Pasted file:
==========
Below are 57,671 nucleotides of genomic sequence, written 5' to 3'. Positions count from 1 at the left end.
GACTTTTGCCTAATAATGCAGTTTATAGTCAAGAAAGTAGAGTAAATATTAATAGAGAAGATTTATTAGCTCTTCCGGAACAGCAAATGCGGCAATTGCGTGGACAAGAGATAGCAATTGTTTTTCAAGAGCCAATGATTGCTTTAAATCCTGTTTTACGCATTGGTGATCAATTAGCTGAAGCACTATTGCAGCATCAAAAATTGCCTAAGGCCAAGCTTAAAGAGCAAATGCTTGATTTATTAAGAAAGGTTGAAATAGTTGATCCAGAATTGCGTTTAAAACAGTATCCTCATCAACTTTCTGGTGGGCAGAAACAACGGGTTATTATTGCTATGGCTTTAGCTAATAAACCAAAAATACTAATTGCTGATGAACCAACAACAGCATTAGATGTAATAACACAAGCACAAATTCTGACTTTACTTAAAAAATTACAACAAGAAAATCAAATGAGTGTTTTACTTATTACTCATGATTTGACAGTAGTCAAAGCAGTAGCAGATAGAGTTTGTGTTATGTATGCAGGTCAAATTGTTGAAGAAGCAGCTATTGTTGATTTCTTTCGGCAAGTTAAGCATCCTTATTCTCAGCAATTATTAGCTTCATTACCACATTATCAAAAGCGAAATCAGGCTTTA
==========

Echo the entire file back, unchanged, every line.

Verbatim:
Below are 57,671 nucleotides of genomic sequence, written 5' to 3'. Positions count from 1 at the left end.
GACTTTTGCCTAATAATGCAGTTTATAGTCAAGAAAGTAGAGTAAATATTAATAGAGAAGATTTATTAGCTCTTCCGGAACAGCAAATGCGGCAATTGCGTGGACAAGAGATAGCAATTGTTTTTCAAGAGCCAATGATTGCTTTAAATCCTGTTTTACGCATTGGTGATCAATTAGCTGAAGCACTATTGCAGCATCAAAAATTGCCTAAGGCCAAGCTTAAAGAGCAAATGCTTGATTTATTAAGAAAGGTTGAAATAGTTGATCCAGAATTGCGTTTAAAACAGTATCCTCATCAACTTTCTGGTGGGCAGAAACAACGGGTTATTATTGCTATGGCTTTAGCTAATAAACCAAAAATACTAATTGCTGATGAACCAACAACAGCATTAGATGTAATAACACAAGCACAAATTCTGACTTTACTTAAAAAATTACAACAAGAAAATCAAATGAGTGTTTTACTTATTACTCATGATTTGACAGTAGTCAAAGCAGTAGCAGATAGAGTTTGTGTTATGTATGCAGGTCAAATTGTTGAAGAAGCAGCTATTGTTGATTTCTTTCGGCAAGTTAAGCATCCTTATTCTCAGCAATTATTAGCTTCATTACCACATTATCAAAAGCGAAATCAGGCTTTA